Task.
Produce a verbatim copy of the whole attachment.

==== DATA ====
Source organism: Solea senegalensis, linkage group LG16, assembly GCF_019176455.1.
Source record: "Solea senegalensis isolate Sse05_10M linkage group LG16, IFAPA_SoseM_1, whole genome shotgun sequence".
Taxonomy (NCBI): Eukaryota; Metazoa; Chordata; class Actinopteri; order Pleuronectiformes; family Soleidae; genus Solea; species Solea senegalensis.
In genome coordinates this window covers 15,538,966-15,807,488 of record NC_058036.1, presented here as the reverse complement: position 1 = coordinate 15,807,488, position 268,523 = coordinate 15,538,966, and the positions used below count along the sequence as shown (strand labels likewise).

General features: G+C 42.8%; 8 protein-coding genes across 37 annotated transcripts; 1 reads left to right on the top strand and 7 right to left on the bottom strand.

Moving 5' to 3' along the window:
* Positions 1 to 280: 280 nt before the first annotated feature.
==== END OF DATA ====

Source organism: Solea senegalensis, linkage group LG16, assembly GCF_019176455.1.
Source record: "Solea senegalensis isolate Sse05_10M linkage group LG16, IFAPA_SoseM_1, whole genome shotgun sequence".
Taxonomy (NCBI): Eukaryota; Metazoa; Chordata; class Actinopteri; order Pleuronectiformes; family Soleidae; genus Solea; species Solea senegalensis.
In genome coordinates this window covers 15,538,966-15,807,488 of record NC_058036.1, presented here as the reverse complement: position 1 = coordinate 15,807,488, position 268,523 = coordinate 15,538,966, and the positions used below count along the sequence as shown (strand labels likewise).

General features: G+C 42.8%; 8 protein-coding genes across 37 annotated transcripts; 1 reads left to right on the top strand and 7 right to left on the bottom strand.

Moving 5' to 3' along the window:
* Positions 1 to 280: 280 nt before the first annotated feature.